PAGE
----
I think of Paganism as a walk in the woods. This may stem from my role as Laura from Little House in the Big Woods in grade school. The area in which I live was historically forest as well so it is fairly easy for me to find an area for a walk in the woods. The woods have always held a special place in my soul. My grandfather bought a wheat field outside of town when he got back from World War II. He built a house and planted trees and by the time I came along, it was seven acres of woods and paths and raspberry bushes and large gardens and a conservatory, which to anyone else would be called a greenhouse. I learned so much running around those seven acres as a kid.
Paganism also holds onto my soul. I find Awe, Wonder, and Magic in Nature and the natural world. I find peace in recognizing Nature’s seasons with the 8 sabbats or holidays. I have been reading and planning these recognitions for the past few years and this year I am determined to recognize them with some action besides planning.
Paganism is hard to describe. The beauty of it is that we can all decide what it means to us and for us. This is also the hardest part. Pagan paths require us to sit and reflect what we want out of life and what Nature and her seasons mean to us, and how we want to recognize those changes.
I choose to find Awe in Nature. I get up before sunrise so I can watch it. I watch sunsets. I love to look at the view of the neighborhood pond. I love to spend time in Nature and love hiking, probably more than my husband. This bleeds in to living more intentionally, mindfully, and sustainably. It all rolls into one.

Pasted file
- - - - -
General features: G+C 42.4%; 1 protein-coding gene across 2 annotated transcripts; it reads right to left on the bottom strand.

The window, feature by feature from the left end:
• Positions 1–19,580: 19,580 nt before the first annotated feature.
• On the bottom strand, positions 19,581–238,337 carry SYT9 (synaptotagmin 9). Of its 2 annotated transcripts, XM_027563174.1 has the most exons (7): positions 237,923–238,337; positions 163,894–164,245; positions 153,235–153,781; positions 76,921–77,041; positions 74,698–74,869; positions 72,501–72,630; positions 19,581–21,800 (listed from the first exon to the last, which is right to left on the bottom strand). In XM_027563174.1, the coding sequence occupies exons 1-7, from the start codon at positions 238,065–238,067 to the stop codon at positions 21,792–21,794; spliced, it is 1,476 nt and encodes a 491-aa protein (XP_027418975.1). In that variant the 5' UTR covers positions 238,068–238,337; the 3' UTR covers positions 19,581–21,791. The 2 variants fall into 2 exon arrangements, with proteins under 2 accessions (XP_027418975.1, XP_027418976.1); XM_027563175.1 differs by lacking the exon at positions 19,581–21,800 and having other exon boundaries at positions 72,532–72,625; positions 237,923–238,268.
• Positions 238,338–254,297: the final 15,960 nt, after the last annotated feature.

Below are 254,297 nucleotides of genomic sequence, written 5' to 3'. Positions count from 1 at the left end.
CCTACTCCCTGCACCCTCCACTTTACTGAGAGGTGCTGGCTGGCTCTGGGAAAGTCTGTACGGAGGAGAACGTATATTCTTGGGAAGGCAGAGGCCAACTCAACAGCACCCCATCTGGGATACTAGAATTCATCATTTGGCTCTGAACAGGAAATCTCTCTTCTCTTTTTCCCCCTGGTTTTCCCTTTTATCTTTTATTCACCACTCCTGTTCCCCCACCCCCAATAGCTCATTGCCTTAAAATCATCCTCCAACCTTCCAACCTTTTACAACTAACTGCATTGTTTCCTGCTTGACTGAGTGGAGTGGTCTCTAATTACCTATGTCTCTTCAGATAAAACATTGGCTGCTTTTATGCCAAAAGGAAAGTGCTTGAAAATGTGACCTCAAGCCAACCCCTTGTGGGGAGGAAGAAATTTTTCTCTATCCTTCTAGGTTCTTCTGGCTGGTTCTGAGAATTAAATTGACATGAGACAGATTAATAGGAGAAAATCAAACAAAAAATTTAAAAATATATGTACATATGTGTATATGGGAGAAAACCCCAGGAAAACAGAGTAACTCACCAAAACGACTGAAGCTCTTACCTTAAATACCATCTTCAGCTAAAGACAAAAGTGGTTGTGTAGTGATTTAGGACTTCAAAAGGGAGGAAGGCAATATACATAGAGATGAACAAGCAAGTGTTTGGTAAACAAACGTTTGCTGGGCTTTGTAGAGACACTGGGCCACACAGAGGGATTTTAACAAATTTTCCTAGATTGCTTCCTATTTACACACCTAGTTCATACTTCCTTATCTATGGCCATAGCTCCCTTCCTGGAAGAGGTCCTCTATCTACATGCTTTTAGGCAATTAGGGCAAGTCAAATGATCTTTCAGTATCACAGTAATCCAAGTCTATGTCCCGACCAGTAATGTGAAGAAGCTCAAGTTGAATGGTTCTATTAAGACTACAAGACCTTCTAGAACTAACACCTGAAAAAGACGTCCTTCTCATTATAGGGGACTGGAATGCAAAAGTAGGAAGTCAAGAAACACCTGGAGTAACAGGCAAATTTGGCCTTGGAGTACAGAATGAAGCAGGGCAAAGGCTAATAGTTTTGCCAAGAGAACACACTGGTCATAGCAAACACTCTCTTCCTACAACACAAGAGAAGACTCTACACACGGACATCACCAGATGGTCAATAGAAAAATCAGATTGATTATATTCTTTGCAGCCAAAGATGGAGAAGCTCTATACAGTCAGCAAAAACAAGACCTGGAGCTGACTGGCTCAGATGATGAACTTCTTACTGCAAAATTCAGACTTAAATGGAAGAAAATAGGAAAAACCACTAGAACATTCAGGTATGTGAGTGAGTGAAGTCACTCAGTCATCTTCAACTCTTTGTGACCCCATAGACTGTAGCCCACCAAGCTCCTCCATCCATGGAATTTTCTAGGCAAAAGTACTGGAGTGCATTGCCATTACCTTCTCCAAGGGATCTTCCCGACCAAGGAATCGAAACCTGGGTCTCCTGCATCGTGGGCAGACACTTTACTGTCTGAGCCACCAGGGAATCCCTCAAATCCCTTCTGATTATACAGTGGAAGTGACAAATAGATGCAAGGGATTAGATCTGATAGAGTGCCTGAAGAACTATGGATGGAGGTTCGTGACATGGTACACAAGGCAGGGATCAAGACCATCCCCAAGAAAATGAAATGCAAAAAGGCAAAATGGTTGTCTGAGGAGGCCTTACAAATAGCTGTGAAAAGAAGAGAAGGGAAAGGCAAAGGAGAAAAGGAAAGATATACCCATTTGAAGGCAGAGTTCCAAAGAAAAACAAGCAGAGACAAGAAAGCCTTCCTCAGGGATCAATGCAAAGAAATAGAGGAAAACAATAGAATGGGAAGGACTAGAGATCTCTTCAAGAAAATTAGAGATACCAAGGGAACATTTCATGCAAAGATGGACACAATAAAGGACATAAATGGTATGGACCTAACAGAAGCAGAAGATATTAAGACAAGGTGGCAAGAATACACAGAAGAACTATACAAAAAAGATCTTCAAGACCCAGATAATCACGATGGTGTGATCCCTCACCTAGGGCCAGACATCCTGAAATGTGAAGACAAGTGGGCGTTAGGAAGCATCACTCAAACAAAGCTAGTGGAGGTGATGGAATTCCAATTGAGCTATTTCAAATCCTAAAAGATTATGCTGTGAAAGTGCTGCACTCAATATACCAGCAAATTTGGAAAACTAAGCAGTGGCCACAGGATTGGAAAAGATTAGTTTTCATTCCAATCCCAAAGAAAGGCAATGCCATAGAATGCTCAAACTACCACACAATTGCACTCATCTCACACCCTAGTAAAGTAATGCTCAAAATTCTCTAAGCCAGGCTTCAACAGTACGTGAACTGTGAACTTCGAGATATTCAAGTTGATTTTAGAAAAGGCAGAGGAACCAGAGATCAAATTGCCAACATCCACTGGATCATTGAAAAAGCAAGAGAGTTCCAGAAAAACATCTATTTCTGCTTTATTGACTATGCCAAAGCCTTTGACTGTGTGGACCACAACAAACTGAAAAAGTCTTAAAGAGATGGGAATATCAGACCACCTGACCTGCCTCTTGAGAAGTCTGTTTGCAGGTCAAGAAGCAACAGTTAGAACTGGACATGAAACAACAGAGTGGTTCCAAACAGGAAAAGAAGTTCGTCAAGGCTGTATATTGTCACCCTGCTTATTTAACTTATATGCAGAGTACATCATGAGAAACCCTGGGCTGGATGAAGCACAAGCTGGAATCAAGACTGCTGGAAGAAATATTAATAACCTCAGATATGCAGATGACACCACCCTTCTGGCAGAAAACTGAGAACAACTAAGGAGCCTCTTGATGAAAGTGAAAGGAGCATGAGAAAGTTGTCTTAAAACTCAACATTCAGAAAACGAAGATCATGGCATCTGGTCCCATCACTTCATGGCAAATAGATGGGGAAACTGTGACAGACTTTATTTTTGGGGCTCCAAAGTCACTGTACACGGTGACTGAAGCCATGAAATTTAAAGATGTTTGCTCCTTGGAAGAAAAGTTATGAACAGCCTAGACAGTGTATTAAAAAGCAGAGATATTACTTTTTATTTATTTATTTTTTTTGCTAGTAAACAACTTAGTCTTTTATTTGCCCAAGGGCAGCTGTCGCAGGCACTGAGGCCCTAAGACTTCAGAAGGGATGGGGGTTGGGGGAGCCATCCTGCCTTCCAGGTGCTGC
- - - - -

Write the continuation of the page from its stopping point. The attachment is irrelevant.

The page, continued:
To me, paganism is setting aside time to burn Yule logs, dance around a Beltane bonfire, set a New Moon intention; and also using zero-waste strategies, growing and preserving your own food, eating seasonally; and also being present in the moment, doing things on purpose, being grateful for my life and getting rid of anything that does not serve and support the life I am trying to build. All of these ideas and the actions behind them are spiritual acts to me.
I think I will probably spend the rest of my life reevaluating what pagansim is and what it means. I do know that nothing resets your soul quite like a walk in the woods.
You articulated it beautifully! When I think of being Pagan, I think of walking along the canal path in my home town, climbing trees by the brook when I was a child, and standing in the sea inhaling salty air and enjoying the cold water flowing over my bare feet. It’s about enjoying the moment and celebrating Nature.
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